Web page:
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Why you must write a will

Financial Wellness

Financial Wellness - Fidelity

Around 75% of people in the UK do not have a Will, meaning that when they die, their loved ones could be left in financial limbo at a time when they already have more than enough to deal with. 

According to the UK’s biggest ever survey into death, dying and bereavement, carried out in in 2018, 4 million people have experienced financial hardship as a result of someone’s death, partly because almost 5 million people say they are too uncomfortable to talk about their own death at all, with almost 13 million UK adults saying they are uncomfortable about talking about it. 

In order to ensure that your loved ones get what’s yours when you die, you need to have a Will in place that clearly states your wishes. Otherwise many people, who you might want to leave something to, could be left out. 

That’s because if you die intestate, i.e. without a Will, you have no say over what happens. Instead, intestacy laws determine how your property is distributed upon your death and any bank accounts, securities, property and any other assets you own at the time of death, are effectively put in limbo, until the court has decided what should be done with them. 

Only married or civil partners and some other close relatives can inherit under the rules of intestacy. So, fail to leave clear instructions in a Will and relations by marriage, close friends and carers and even unmarried partners – often misleadingly referred to as common-law spouses - could be left with nothing, as they have no right to inherit under intestacy laws. 

Dividing the assets

In the case of intestacy, if you have surviving children, grandchildren or great grandchildren and your estate is valued at more than £270,000, your spouse/civil partner will inherit: 

  • all your personal property and belongings, plus
  • the first £270,000 of your estate, and
  • half of your remaining estate 

Even your home can be in dispute if you die without a Will and even being married does not give you any protection here. It all comes down to how you hold the property. If you owned your home as beneficial joint tenants, when one of you dies, the surviving partner will automatically inherit the other partner's share of the property. However, if you own it as tenants in common, the surviving partner does not automatically inherit the other person's share. So be careful when you choose how to hold the property when completing house purchases. 

Your finances are also affected. Couples may also have joint bank or building society accounts. If one dies, the other partner will automatically inherit the whole of the money. If, say, you have children from another relationship, they could miss out on money that you would want to go to them. 

That’s because children of the intestate person will inherit if there is no surviving married or civil partner. If there is a surviving partner, they will inherit only if the estate is worth more than a certain amount.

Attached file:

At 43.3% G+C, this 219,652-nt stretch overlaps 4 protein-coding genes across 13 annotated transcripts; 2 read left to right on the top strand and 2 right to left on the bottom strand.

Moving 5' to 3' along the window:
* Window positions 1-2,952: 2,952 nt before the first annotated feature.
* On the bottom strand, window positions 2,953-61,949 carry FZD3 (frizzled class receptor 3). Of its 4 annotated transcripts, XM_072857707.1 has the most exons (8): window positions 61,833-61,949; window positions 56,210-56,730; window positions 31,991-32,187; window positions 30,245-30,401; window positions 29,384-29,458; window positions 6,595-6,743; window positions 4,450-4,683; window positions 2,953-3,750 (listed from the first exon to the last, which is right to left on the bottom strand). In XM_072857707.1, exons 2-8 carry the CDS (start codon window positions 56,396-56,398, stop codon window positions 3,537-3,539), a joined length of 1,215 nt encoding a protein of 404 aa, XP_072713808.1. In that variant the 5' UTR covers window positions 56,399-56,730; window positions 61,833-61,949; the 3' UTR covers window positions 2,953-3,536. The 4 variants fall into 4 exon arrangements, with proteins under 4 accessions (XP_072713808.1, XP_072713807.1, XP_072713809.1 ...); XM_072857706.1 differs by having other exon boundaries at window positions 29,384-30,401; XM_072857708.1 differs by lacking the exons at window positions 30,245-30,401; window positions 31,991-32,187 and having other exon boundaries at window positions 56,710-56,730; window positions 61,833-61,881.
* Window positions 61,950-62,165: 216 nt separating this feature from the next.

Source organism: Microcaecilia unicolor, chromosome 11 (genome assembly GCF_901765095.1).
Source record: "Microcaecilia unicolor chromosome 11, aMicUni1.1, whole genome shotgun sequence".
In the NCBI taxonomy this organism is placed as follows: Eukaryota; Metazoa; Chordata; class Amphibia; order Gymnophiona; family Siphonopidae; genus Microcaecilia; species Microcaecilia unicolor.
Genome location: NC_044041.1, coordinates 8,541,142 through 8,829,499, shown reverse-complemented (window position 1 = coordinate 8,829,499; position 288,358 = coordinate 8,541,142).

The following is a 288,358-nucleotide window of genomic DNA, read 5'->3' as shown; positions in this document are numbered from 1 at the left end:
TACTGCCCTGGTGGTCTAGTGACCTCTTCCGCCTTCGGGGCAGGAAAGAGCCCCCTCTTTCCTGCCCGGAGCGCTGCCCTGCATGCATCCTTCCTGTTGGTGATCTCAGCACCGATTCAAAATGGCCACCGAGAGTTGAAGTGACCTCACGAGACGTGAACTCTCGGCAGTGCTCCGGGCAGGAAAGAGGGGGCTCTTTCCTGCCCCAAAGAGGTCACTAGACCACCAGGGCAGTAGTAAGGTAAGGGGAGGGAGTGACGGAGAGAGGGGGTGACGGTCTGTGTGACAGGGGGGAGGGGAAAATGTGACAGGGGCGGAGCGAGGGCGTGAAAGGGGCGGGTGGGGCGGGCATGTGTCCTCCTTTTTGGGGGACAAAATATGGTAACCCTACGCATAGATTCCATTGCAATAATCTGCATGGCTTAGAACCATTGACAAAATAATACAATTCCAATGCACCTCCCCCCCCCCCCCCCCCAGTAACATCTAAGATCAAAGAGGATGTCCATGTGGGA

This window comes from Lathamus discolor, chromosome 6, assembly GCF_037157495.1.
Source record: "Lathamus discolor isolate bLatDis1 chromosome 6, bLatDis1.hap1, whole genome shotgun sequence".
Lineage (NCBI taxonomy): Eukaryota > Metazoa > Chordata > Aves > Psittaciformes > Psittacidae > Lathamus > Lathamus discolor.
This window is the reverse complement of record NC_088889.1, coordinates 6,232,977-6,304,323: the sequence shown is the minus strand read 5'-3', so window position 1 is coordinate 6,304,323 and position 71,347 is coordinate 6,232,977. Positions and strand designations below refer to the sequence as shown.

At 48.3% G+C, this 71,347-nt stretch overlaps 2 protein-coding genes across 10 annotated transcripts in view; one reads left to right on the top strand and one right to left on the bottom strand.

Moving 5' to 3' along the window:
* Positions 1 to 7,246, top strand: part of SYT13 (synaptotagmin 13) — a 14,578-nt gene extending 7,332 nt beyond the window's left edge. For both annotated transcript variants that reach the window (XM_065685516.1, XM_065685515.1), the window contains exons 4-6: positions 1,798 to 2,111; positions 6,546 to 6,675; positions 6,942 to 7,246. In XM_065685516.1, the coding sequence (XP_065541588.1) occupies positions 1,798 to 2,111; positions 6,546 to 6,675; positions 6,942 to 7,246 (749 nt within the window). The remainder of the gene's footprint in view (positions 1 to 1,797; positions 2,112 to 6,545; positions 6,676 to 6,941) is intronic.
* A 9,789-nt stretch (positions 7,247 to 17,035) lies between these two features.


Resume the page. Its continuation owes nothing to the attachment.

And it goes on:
If there is a surviving partner, a child only inherits from the estate if the estate is valued at over £270,000. If there are two or more children, the children will inherit in equal shares. And it’s important to note that all the children of the parent who has died intestate inherit equally from the estate; this also applies where a parent has children from different relationships. 

Even if you are happy for your assets to be divided equally, intestacy is still not necessarily ideal as your children will not receive their inheritance immediately. Intestacy rules mean that they get it when they either reach the age of 18, or marry or form a civil partnership before then. Until then, trustees manage the inheritance on their behalf. 

Family squabbles

Legally, it is possible to rearrange the way property is shared out when someone dies without leaving a Will, provided this is done within two years of the death. This is called making a deed of family arrangement or variation. All the people who would inherit under the rules of intestacy must agree. And as many high-profile intestacy cases have shown, that’s not always a straight-forward matter. A lot of it comes down to how ‘friendly’ your friends and family are with one another. Nor is it one that comes without costs involved. 

It’s far better to set out your wishes in advance of your death, so loved ones and others who you wish to leave something to, aren’t left to squabble over their entitlement to what was once yours, when you die. 

Don’t forget your pension

Your workplace pension is an extremely valuable investment and can be passed on to the ones you love. By nominating a beneficiary using an Expression of Wish form, you can make sure your loved ones benefit from your pension. It’s quick and easy to do online through your PlanViewer account, although not all plans allow this to be done online. You can choose to nominate a person, divide your pension between family and friends, or give some or all of it to charity.

Next steps

To update your beneficiary, PlanViewer and go to ‘Manage my plan’ and ‘Update beneficiaries’.

Important Information

The value of investments can go down as well as up, so you may get back less than you invest. This information is not a personal recommendation for any particular investment. If you are unsure about the suitability of an investment you should speak to an authorised financial adviser. The minimum age you can normally access your pension savings is currently 55, and is due to rise to 57 on 6 April 2028, unless you have a lower protected pension age.